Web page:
Implementation and alignment in Methuen

Alignment is an important factor in the collaborative process. A collaborative's vision should be aligned with Cardinal O'Malley's vision for the archdiocese, as articulated in his Pastoral Letter "A New Pentecost" and the Archdiocesan Pastoral Plan, "Disciples in Mission." And his vision must align with Pope Francis' vision for the universal Church. A good example of alignment is found in the vision statement of St. Lucy and St. Monica Parishes, the Methuen Collaborative: "Renew, Rebuild, and Reach Out: Disciples in Heartfelt Communion with Jesus Christ." These 12 words embody the principles of evangelization, growth, discipleship, and outreach, rooted in Jesus Christ. Under their vision, Methuen's local pastoral plan focuses on three priorities: Creating a welcoming apostolic community; Outreach to young families; Creating a culture that recognizes vocation. In describing their vocation priority, they write about,"... the reality of vocation. God calls us into existence, and he never ceases to call us to into friendship with him. ...St. Lucy and St. Monica Parishes are committed to not only establish the conditions to make God's voice heard but to work actively among our people and in our families so that God's voice resounds and echoes in every facet of their people's lives."

This background provides a lens to look at their recent Collaborative Lenten Mission. It is obvious that the choice of mission topics and speakers was inspired by their vision and priorities. Their vocation priority speaks about God's call to each person. Hearing this call is essential for friendship with God and communion with Jesus Christ. Kathy Reda was the speaker Sunday night. She told her story about drifting away from the Church, being angry with God, and finally accepting the invitation of a friend to attend a Life Teen Mass. It was Palm Sunday. At that liturgy she was overcome by the realization of how much she is loved by God. Today, Kathy is a consecrated virgin in the archdiocese.

Monday's speaker was Dan Kennedy Sr. He is the author of "247 Days: Father Dan Kennedy, A Proud and Happy Priest," a book about his son, Father Dan Kennedy, who was called home to God in his first year of priesthood. Father Dan had just celebrated his 34th birthday when an undetected heart condition ended his life. Approximately 100 confirmation candidates from both parishes joined the congregation for this talk. The night was designed so that the teens could fully enter into the experience. The need to "establish the conditions to make God's voice heard" is real. The world is filled with noise, and for young people, noise is almost constant. The evening began with a period of quiet adoration, offering a rare respite from ear buds and video game beeps and buzzes. Quiet time led to praise and worship in song. Candidates were then ready and able to listen to the vocations talk. Father Bill Lohan, collaborative pastor, said that this was "a great talk on priestly vocations." Many people mentioned that they want to read the book and parents have commented that their teens enjoyed this talk.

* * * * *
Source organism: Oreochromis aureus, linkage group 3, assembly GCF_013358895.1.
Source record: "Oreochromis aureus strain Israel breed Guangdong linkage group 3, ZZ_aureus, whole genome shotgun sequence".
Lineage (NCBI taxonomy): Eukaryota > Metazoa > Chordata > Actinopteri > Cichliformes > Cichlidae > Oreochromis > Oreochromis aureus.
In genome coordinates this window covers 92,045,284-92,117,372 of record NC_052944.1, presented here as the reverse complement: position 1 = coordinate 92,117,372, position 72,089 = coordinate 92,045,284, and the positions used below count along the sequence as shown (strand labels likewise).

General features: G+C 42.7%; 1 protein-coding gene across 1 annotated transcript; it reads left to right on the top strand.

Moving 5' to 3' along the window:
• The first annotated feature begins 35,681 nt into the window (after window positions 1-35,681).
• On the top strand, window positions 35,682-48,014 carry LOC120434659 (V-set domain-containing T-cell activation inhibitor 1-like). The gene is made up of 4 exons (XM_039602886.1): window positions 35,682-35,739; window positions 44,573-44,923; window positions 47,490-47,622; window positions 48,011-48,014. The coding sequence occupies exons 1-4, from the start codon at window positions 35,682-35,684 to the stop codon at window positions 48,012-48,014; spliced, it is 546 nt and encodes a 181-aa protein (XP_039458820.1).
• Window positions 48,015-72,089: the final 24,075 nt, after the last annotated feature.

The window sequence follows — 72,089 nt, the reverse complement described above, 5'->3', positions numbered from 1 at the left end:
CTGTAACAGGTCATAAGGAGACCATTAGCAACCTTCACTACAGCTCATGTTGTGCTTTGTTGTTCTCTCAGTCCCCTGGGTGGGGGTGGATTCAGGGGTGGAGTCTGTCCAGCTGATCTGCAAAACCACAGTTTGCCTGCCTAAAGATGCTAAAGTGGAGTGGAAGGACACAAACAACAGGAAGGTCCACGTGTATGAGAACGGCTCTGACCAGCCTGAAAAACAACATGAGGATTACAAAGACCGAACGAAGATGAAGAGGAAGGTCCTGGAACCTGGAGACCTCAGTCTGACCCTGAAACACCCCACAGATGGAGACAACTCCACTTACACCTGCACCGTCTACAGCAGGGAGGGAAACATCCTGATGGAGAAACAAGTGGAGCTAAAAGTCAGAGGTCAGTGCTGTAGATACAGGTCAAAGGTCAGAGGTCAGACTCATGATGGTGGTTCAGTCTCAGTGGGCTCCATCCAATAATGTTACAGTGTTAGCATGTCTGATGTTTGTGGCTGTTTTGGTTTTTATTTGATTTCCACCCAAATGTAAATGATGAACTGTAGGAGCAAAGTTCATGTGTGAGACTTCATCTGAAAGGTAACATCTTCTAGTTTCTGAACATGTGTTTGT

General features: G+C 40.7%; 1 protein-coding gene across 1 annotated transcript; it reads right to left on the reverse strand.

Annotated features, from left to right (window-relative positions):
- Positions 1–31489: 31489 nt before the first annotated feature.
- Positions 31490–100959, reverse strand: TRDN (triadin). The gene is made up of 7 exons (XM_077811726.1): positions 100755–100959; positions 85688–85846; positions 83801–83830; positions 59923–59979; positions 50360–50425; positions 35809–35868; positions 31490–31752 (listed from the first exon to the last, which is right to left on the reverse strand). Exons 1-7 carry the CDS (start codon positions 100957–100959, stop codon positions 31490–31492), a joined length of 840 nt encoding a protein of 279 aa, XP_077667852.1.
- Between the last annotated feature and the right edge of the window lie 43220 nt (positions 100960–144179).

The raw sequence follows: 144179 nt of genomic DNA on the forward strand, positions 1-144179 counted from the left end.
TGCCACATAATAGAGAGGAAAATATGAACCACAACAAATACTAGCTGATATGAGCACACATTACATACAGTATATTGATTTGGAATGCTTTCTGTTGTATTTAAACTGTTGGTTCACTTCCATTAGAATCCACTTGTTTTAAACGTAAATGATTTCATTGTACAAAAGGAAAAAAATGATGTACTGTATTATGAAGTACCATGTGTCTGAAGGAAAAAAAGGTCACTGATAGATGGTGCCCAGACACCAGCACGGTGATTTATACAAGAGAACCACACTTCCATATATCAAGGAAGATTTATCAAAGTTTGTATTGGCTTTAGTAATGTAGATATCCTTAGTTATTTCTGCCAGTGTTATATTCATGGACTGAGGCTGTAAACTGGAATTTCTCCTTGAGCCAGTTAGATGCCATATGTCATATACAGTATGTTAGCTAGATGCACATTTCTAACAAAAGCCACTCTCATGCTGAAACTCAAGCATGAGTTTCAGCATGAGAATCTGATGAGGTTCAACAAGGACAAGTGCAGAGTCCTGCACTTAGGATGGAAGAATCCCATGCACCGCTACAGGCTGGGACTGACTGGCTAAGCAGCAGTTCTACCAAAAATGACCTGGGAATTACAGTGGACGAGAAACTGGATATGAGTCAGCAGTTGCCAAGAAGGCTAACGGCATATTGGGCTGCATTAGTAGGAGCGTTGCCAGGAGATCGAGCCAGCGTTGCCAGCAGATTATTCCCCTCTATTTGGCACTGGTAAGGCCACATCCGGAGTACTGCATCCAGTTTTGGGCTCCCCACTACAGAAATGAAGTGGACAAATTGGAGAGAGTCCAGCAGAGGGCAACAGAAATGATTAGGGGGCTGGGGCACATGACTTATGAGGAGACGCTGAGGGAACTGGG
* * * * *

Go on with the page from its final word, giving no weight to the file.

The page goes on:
Father Bob Murray, pastor of St. James and St. John the Baptist Parishes in Haverhill, spoke on the final night. He used the image of a weightlifter in training, moving little by little, from light weights to heavy weights, to show that our spiritual muscles need to be built up, too. It takes work.

The mission was open to all parishioners and their re-vamped collaborative bulletin highlighted it on the front page, in the "next big thing" space. Hundreds of parishioners attended and heard three messages aligned with the vision and priorities of the Methuen Collaborative Local Pastoral Plan. Kathy Reda returned to the practice of the faith through God's grace and a persistent friend who reached out. In telling his son's story, Mr. Kennedy gave a poignant example of hearing God's voice and answering his call. Father Murray's earthy metaphor illustrated how communion with Jesus Christ has to be intentional. Father Lohan was grateful for the gifts each speaker brought to the mission and for the parishioners who came each night. He is excited about "a big push this fall to be more radical in our hospitality and our welcoming," a priority of their local pastoral plan the Methuen Catholic Collaborative is living their vision: "Renew, Rebuild, and Reach Out: Disciples in Heartfelt Communion with Jesus Christ."